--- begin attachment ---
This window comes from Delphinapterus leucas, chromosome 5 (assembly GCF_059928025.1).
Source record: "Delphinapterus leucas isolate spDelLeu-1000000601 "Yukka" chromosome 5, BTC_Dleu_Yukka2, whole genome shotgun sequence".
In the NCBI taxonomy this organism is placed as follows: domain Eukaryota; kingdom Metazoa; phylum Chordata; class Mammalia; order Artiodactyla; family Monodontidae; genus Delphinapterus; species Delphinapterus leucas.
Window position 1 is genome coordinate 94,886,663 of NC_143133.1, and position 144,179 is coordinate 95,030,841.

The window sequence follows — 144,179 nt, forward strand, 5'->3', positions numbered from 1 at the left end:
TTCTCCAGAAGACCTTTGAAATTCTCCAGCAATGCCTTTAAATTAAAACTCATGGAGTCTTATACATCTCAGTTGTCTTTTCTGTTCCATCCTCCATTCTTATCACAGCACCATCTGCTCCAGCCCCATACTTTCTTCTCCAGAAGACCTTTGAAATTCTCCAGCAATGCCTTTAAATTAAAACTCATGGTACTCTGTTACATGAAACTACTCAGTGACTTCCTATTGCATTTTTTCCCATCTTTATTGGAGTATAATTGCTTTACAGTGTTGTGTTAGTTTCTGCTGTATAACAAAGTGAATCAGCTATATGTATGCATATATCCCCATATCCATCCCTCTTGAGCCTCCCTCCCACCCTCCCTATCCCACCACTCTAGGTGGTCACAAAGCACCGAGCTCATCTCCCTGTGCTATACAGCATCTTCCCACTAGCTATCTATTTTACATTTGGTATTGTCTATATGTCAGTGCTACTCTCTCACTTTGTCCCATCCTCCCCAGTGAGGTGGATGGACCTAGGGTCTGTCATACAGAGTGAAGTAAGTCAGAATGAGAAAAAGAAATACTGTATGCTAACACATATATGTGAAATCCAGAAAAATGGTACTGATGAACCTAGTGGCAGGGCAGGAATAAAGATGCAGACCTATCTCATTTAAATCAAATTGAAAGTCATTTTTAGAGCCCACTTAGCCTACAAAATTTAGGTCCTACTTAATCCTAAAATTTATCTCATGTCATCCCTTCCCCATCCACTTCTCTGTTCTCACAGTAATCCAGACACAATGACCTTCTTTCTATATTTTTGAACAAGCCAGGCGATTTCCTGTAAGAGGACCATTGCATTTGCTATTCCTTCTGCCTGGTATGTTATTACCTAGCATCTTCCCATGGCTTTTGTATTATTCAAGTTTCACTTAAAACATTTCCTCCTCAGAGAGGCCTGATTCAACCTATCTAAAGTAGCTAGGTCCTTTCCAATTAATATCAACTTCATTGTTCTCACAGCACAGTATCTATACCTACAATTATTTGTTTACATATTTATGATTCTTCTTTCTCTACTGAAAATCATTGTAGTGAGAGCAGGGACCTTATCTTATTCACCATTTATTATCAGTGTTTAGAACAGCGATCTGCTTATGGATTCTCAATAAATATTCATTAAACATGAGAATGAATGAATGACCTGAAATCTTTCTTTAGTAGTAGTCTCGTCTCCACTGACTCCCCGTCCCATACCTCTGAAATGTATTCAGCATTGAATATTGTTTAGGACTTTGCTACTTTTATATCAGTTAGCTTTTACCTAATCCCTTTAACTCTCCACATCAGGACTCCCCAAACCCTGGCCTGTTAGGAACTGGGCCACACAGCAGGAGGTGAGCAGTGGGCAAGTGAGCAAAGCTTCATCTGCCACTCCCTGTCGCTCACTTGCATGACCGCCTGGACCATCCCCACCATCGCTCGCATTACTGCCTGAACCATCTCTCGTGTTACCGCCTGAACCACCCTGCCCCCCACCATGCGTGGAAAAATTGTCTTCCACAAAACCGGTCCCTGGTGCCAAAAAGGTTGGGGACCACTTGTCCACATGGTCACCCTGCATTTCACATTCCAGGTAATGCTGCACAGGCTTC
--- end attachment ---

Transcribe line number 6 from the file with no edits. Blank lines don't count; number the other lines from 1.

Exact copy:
TTCTCCAGAAGACCTTTGAAATTCTCCAGCAATGCCTTTAAATTAAAACTCATGGAGTCTTATACATCTCAGTTGTCTTTTCTGTTCCATCCTCCATTCTTATCACAGCACCATCTGCTCCAGCCCCATACTTTCTTCTCCAGAAGACCTTTGAAATTCTCCAGCAATGCCTTTAAATTAAAACTCATGGTACTCTGTTACATGAAACTACTCAGTGACTTCCTATTGCATTTTTTCCCATCTTTATTGGAGTATAATTGCTTTACAGTGTTGTGTTAGTTTCTGCTGTATAACAAAGTGAATCAGCTATATGTATGCATATATCCCCATATCCATCCCTCTTGAGCCTCCCTCCCACCCTCCCTATCCCACCACTCTAGGTGGTCACAAAGCACCGAGCTCATCTCCCTGTGCTATACAGCATCTTCCCACTAGCTATCTATTTTACATTTGGTATTGTCTATATGTCAGTGCTACTCTCTCACTTTGTCCCATCCTCCCCAGTGAGGTGGATGGACCTAGGGTCTGTCATACAGAGTGAAGTAAGTCAGAATGAGAAAAAGAAATACTGTATGCTAACACATATATGTGAAATCCAGAAAAATGGTACTGATGAACCTAGTGGCAGGGCAGGAATAAAGATGCAGACCTATCTCATTTAAATCAAATTGAAAGTCATTTTTAGAGCCCACTTAGCCTACAAAATTTAGGTCCTACTTAATCCTAAAATTTATCTCATGTCATCCCTTCCCCATCCACTTCTCTGTTCTCACAGTAATCCAGACACAATGACCTTCTTTCTATATTTTTGAACAAGCCAGGCGATTTCCTGTAAGAGGACCATTGCATTTGCTATTCCTTCTGCCTGGTATGTTATTACCTAGCATCTTCCCATGGCTTTTGTATTATTCAAGTTTCACTTAAAACATTTCCTCCTCAGAGAGGCCTGATTCAACCTATCTAAAGTAGCTAGGTCCTTTCCAATTAATATCAACTTCATTGTTCTCACAGCACAGTATCTATACCTACAATTATTTGTTTACATATTTATGATTCTTCTTTCTCTACTGAAAATCATTGTAGTGAGAGCAGGGACCTTATCTTATTCACCATTTATTATCAGTGTTTAGAACAGCGATCTGCTTATGGATTCTCAATAAATATTCATTAAACATGAGAATGAATGAATGACCTGAAATCTTTCTTTAGTAGTAGTCTCGTCTCCACTGACTCCCCGTCCCATACCTCTGAAATGTATTCAGCATTGAATATTGTTTAGGACTTTGCTACTTTTATATCAGTTAGCTTTTACCTAATCCCTTTAACTCTCCACATCAGGACTCCCCAAACCCTGGCCTGTTAGGAACTGGGCCACACAGCAGGAGGTGAGCAGTGGGCAAGTGAGCAAAGCTTCATCTGCCACTCCCTGTCGCTCACTTGCATGACCGCCTGGACCATCCCCACCATCGCTCGCATTACTGCCTGAACCATCTCTCGTGTTACCGCCTGAACCACCCTGCCCCCCACCATGCGTGGAAAAATTGTCTTCCACAAAACCGGTCCCTGGTGCCAAAAAGGTTGGGGACCACTTGTCCACATGGTCACCCTGCATTTCACATTCCAGGTAATGCTGCACAGGCTTC